The deeply frightening election nightmare that has descended leaves little room to talk about artistic matters. And yet, I feel I would be remiss if I did not express my thanks for the recent performances of my music in the past several days.
Cantori New York and the French ensemble Musicatreize gave two vivid performances of my Mass for the Day of St. Thomas Didymus in New York City this past weekend. The combined choirs mastered the intricate layering of the piece, with its settings of both the Latin Ordinary of the Mass and Denise Levertov poems that reflect on the liturgical texts. I felt the singers had internalized the gestures of the piece and projected them to the listeners with authority and nuance.
Overlapping with the Cantori concerts were performances of my Dark the Star with Baritone Tom Meglioranza and the New York New Music Ensemble This was an astonishing performance; Tom had memorized the piece, a 20-minute work that sets Rilke, Susan Stewart, and a verse from the psalms. Beauty of sound, precision, powerful affect – Tom’s singing had it all. The instrumentalists – Jean Kopperud, clarinet; Stephen Gosling, piano; Chris Finckel, cello; and Daniel Druckman, percussion, with conductor Eduardo Leandro – were no less eloquent.
Here are YouTube links for the pieces: the Mass as performed by The Crossing and Dark the Star with William Sharp and the 21st Century Consort, Christopher Kendall conductor.
Although I was in New York and could not attend, I was happy to learn that mezzo Kristin Gornstein performed one of my Three Folk Hymns this past Sunday as part of her recital at St. Thomas Church in Whitemarsh, not far outside Philadelphia. Her pianist was Derrick Goff. Kristin was very impressive when I heard her give the premiere of Steve Mackey’s Madrigal for voice and percussion at Tanglewood in 2015, and I am delighted she has taken up my music.
In addition to these performances, I want to report that pianist Youmee Kim has recorded my Pure Contraption, Absolute Gift for Centaur Records as part of an album of American piano music. Youmee was a member of the consortium that commissioned the piece, and it is wonderful to have this elegantly performed document of that project. I am not yet finding the album online; Centaur advises checking Arkiv Music or HB Direct for its products, and I expect the disc will be available soon.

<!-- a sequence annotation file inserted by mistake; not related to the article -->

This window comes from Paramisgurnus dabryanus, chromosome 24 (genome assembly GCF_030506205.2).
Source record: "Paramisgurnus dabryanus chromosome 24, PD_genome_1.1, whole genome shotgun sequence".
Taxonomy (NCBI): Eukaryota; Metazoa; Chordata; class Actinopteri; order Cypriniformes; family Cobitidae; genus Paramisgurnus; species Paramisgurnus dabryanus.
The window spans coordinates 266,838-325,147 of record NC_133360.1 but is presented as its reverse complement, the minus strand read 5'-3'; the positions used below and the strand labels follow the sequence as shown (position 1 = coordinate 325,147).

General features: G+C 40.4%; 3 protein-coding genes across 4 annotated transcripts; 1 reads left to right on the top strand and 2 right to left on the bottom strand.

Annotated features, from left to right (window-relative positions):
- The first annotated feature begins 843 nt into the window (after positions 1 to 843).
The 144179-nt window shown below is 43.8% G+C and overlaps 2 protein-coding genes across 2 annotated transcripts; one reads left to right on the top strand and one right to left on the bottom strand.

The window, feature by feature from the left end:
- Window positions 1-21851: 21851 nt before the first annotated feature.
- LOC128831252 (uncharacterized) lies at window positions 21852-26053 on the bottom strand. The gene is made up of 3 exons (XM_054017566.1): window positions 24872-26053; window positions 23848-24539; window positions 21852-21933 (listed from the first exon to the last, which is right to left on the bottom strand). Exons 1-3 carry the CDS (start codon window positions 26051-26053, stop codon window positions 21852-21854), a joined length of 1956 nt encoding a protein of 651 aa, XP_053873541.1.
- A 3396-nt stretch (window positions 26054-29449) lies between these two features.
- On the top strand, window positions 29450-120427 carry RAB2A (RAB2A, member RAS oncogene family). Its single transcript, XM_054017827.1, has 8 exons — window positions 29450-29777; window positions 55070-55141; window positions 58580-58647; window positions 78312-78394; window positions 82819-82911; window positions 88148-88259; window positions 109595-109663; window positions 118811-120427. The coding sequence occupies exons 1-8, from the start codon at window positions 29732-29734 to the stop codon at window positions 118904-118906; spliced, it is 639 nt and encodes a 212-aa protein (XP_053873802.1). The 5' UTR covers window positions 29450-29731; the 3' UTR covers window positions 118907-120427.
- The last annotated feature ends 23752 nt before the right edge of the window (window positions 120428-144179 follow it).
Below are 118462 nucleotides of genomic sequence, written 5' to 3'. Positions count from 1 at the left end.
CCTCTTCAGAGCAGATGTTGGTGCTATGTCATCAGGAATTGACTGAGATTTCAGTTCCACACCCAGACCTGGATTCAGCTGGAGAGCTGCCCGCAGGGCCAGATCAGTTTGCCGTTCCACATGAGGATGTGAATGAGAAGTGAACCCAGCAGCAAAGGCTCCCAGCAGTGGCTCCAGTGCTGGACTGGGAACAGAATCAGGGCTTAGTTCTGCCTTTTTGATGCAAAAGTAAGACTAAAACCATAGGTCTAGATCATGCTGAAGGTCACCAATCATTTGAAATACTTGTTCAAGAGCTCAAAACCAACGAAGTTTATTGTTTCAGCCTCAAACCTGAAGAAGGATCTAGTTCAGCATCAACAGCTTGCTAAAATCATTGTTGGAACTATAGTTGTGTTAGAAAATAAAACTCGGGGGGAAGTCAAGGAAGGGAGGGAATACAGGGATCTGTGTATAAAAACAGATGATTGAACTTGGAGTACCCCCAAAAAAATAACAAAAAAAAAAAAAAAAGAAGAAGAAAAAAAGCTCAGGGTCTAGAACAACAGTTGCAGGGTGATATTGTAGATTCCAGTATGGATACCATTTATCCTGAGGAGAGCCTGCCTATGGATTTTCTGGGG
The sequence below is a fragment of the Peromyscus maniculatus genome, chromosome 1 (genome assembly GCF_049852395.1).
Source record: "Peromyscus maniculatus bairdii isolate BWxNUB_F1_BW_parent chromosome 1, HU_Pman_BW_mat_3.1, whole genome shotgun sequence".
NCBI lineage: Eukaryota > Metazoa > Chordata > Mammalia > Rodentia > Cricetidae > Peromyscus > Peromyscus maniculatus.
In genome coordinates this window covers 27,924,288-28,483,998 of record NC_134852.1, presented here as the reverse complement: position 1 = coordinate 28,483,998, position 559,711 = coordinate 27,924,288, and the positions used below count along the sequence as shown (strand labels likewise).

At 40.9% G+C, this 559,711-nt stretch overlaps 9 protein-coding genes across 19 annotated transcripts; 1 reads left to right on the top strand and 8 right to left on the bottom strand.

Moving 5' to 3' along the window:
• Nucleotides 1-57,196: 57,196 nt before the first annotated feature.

Cantori New York has announced its 2016-2017 season, and their first program on November 5 and 6 will feature the New York premiere of my Mass for the Day of St. Thomas Didymus, a work I wrote on a commission from The Crossing. The piece interweaves a setting of the Latin Mass, sung by a schola or small group of singers, with settings of Denise Levertov poems reflecting on the Mass texts, sung by a larger main choir. For these performances, the French vocal ensemble Musicatreize will serve as the schola and Cantori New York as the main choir. Cantori’s artistic director Mark Shapiro will conduct. The performances will take place at St. Ignatius of Antioch Episcopal Church, which is on West End Avenue at 87th Street. I don’t have the times yet for the performances – I believe they are both in the evening, will share that info with you when I can.
You can see a video of The Crossing premiering the Mass here.
The performance by The Crossing of my Mass for the Day of St. Thomas Didymus given this past June will be heard on WRTI-FM this coming Sunday, August 23, at 4:00 pm. More info here.
I’m happy to link to a sympathetic review of The Crossing’s performance of my Mass for the Day of St. Thomas Didymus by David Patrick Stearns that appeared in today’s Philadelphia Inquirer. He called it one of my best works, and I think he is right – for whatever inexplicable reason, things seemed to fall into place in that piece. Would that such a thing would happen consistently…
I liked the comment with which the review ends:
You can trust a piece that’s too personal to proselytize, and, through depth of feeling, achieves more universality.
The performance was quite fantastic. I am in awe of the musicianship of The Crossing’s singers and of the skill with which Donald Nally (the group’s artistic director) can elicit the formidable best that they can give. It didn’t hurt that many of the singers were performing the piece for a second time. It was good to hear the piece in Chestnut Hill Presbyterian, a less drastically resonant space than The Icebox where the premiere took place.